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Seven Steps to Twitter Domination: A Business Guide to Twitter Optimization and Management

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Twitter is deceptively simple but an absurdly time-consuming social media platform to effectively utilize. While some claim that it is a platform of nothing but mindless dribble, to the professional with a product or service to market, Twitter offers another potential lead generation stream, and at a zero price point, it is easy to access.Twitter

To the professional attempting to market a products or services, Twitter is not about what type of toast they had that morning at breakfast or what they’re listening to on the radio. Twitter is about creating relationships by providing useful information about one’s area of expertise. And from this relationship – and the trust built through it – comes the marketing potential of Twitter.

What follows are seven steps to maximizing Twitter performance and ensuring that the investment of time or capital is well worth it.

Step One: Select a Professional Avatar

An avatar is a fancy name for a profile picture or image. Twitter users who do not upload a photo or image are automatically assigned a sad, lonely egg for a profile picture. While color choices can be made for the egg, not bothering to upload a professional photo or image says only one thing to potential followers and customers: The person, business, or brand is not to be taken seriously.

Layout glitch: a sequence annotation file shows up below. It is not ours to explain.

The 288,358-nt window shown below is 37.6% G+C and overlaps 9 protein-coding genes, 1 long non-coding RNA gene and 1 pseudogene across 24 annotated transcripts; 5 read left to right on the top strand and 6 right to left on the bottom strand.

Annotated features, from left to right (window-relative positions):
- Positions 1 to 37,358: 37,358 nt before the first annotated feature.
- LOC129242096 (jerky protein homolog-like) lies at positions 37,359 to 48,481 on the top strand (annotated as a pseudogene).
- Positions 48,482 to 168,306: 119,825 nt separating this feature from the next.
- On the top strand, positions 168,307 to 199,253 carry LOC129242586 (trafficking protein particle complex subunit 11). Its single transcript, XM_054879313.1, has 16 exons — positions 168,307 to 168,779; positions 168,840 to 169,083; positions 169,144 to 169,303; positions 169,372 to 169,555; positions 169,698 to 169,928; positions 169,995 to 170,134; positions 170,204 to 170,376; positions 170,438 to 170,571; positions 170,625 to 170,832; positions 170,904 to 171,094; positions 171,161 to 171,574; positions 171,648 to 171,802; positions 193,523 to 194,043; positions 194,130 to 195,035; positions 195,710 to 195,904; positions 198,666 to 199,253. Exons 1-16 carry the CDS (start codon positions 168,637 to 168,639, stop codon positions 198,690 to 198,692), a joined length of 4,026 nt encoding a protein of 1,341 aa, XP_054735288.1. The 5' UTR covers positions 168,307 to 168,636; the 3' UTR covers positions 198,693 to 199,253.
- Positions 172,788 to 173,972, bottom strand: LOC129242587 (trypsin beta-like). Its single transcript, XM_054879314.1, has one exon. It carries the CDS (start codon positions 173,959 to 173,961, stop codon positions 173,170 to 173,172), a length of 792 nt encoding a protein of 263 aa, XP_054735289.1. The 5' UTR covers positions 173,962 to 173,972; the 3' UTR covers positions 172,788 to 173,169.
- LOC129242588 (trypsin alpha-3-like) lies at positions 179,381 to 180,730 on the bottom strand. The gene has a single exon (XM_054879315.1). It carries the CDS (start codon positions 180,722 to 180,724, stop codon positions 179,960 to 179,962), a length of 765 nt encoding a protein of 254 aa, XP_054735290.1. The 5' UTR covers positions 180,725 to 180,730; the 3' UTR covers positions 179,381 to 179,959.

So, start with a professional image or photo. This could be a photo from a company website, a brand logo, or almost anything else that speaks to what the Twitter profile is attempting to convey (e.g., a smoothie shop might have a photo or a drawn picture of a smoothie). If using a photo of a person, ensure that it is closely cropped – it will render in thumbnail size only – and of a professional quality. Silly, blurry photos and selfies do not inspire confidence in a product, service, or brand.

One tip when using personal photos is to accentuate attractive appeal and openness. Smiles should be big and bright, with flawless grooming. Most Twitter users would rather click on an attractive photo or read something by an attractive person, regardless of other underlying factors about the person or their work. So use an appealing photo, but one that is professional and not frivolous.

Step Two: Optimize Profile Text

When signing up for a Twitter account several vital pieces of information which should be included: the user’s name, Twitter handle (e.g., @PrisonerLaw), location, website or blog link, and a 160-character bio. Since these is so important, let’s take each in turn.